POLITICS
06/08/2018 18:43 EDT | Updated 06/08/2018 18:43 EDT

2 Senators Vote In Favour Of Pot Bill Hours After Being Sworn-In

A Conservative senator said some found it "unusual."

Senator Peter Harder. the government's representative in the Senate, waits for the start of a vote in the Senate chamber on Parliament Hill in Ottawa on March 22, 2018.
Chris Wattie / Reuters
Senator Peter Harder. the government's representative in the Senate, waits for the start of a vote in the Senate chamber on Parliament Hill in Ottawa on March 22, 2018.

OTTAWA — Hours after being sworn-in as senators Thursday, Pierre Dalphond and Donna Dasko voted in favour of passing the government's legislation to legalize marijuana, despite not participating in months of Senate work on the bill.

The Senate approved the legislation by a vote of 56-30 with one abstention. It was a vital vote in the upper chamber, which has been studied and debated by senators for six months.

It now heads back to the House with over 40 amendments for MPs to review.

Conservative Sen. Leo Housakos called Dalphond and Dasko's participation in the landmark vote "unsurprising" for two "Trudeau-appointed" senators.

"I think many of our colleagues found that very unusual," he said.

Housakos was appointed to the Senate by former prime minister Stephen Harper in 2008. Despite his criticism, the Tory senator said he has the utmost confidence his new colleagues are competent Canadians who will make a great contribution to the Senate.

But he explained he found it "completely disingenuous" for anyone to arrive in the institution, at the tail end of months of study in five different committees, and take a position on a bill "as important as this, as complicated as this."

New senator shares details of PM's call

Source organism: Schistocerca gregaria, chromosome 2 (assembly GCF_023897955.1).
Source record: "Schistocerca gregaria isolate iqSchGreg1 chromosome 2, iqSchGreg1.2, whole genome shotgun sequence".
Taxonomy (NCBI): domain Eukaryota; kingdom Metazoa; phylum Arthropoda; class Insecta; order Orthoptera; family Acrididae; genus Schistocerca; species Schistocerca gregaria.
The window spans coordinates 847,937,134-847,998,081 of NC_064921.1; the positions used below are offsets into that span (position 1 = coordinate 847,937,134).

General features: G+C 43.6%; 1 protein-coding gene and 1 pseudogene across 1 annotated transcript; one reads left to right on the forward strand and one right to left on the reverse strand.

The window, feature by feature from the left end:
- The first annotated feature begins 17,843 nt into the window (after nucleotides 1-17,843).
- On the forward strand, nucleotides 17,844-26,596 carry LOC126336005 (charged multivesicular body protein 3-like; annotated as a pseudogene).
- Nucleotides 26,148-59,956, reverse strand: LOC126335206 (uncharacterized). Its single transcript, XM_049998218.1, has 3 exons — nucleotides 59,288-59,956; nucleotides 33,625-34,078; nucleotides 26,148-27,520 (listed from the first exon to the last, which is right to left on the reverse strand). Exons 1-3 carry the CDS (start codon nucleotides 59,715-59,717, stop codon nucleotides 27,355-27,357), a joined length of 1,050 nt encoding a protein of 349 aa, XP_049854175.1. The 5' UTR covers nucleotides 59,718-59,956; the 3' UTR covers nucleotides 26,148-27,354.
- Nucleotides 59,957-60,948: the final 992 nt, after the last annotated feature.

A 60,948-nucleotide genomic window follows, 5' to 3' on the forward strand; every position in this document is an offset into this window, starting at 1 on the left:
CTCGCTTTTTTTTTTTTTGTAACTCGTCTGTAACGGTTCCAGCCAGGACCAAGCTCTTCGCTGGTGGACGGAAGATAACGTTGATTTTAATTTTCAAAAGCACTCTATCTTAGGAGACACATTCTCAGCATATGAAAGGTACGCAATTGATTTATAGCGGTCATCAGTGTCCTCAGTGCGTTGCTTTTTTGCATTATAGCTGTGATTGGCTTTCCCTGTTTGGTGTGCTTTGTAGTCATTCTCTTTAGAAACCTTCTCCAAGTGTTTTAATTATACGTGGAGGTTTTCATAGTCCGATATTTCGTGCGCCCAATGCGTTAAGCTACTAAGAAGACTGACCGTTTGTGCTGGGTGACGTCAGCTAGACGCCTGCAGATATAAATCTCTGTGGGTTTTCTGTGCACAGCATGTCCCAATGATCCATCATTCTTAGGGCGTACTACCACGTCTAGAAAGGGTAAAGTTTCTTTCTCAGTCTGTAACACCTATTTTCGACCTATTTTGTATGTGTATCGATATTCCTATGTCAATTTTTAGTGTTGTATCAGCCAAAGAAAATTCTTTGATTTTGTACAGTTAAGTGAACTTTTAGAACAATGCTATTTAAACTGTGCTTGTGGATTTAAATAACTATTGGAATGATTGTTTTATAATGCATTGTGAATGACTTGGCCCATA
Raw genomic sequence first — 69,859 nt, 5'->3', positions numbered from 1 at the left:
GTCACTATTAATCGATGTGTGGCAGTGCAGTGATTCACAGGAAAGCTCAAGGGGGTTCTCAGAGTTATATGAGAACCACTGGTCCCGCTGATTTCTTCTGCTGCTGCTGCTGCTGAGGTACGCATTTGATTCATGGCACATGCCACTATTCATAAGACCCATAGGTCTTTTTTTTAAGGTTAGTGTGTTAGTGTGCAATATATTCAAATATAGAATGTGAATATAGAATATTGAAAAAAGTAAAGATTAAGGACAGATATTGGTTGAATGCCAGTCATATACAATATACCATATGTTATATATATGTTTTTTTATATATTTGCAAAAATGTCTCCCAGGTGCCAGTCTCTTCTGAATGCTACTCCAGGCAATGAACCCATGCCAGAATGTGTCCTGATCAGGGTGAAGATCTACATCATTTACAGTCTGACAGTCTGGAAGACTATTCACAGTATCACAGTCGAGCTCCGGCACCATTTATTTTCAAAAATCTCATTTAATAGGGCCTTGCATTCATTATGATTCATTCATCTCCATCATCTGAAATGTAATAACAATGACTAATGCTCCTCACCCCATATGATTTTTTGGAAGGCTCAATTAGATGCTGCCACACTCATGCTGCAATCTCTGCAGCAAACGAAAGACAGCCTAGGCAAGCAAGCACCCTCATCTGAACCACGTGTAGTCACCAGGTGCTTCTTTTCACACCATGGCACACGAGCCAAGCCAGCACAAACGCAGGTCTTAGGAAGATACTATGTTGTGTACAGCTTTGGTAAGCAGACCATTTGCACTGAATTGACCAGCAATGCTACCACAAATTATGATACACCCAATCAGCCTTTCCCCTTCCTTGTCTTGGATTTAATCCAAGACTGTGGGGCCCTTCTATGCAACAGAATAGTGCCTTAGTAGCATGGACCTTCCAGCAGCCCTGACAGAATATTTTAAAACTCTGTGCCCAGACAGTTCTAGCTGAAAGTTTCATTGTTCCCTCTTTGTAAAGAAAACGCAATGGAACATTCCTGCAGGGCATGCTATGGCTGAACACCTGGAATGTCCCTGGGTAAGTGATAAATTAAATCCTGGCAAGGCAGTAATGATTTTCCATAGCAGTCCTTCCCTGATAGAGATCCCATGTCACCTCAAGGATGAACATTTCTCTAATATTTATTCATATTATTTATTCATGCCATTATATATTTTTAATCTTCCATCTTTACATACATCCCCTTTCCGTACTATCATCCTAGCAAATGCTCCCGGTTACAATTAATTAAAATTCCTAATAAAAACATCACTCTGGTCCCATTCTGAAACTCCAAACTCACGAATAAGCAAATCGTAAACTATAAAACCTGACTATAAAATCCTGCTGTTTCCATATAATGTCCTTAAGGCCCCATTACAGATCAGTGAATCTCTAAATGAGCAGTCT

Dalphond told HuffPost Canada there was no way he was going to vote against the legislation.

"This is a real social issue and that has to be addressed. And this bill does address that," he said.

Dalphond referenced his experience working in the inside of the justice system.

"It's a matter of personal conviction. I feel that the way we've been doing it for so many years has been the wrong way."

The new Quebec senator is a former judge of the Quebec Court of Appeal. He said he voted in favour of Bill C-45 because after the "soft" drug is legalized, the money for anti-marijuana campaigns will likely go towards more education programs and outreach.

I feel that the way we've been doing it for so many years has been the wrong way.Sen. Pierre Dalphond

Prior to his arrival in the Senate this week, Dalphond said he's been following news coverage and political debate over the marquee Liberal legislation.

The Quebec senator said the appointment committee did not field him for his personal views on Bill C-45.

Dalphond said he received a call from Prime Minister Justin Trudeau last week.

During their chat, Dalphond said the prime minister told him that he believes in a reformed Senate — and that their call would mark the "first time and last" the two would talk.

Dasko, the other senator whose appointment was announced by the Prime Minister's Office Wednesday, was not available for an interview this week.

Dozens of senators spoke in the red chamber prior to the big vote. Conservative senators repeated their concerns and disappointment over the government's hurried tact to push the bill through Parliament before the House rises later in June.

Quebec Sen. Jean-Guy Dagenais compared Bill C-45 to a "Greek tragedy." He told his colleagues during the debate that he hopes he doesn't live to see the "damages" the bill will have on Canadian society.

But they were out-voted by the large block of independent senators and a handful of former Liberals.

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So far, the prime minister has recommended the appointment of 36 senators to the upper chamber since forming government in late 2015.

Back in 2014, in a move to increase independence in the Senate, Trudeau removed all senators from Liberal caucus pledging to only appoint non-partisans to the chamber.

The Independent Senators Group is now the largest group in the Senate.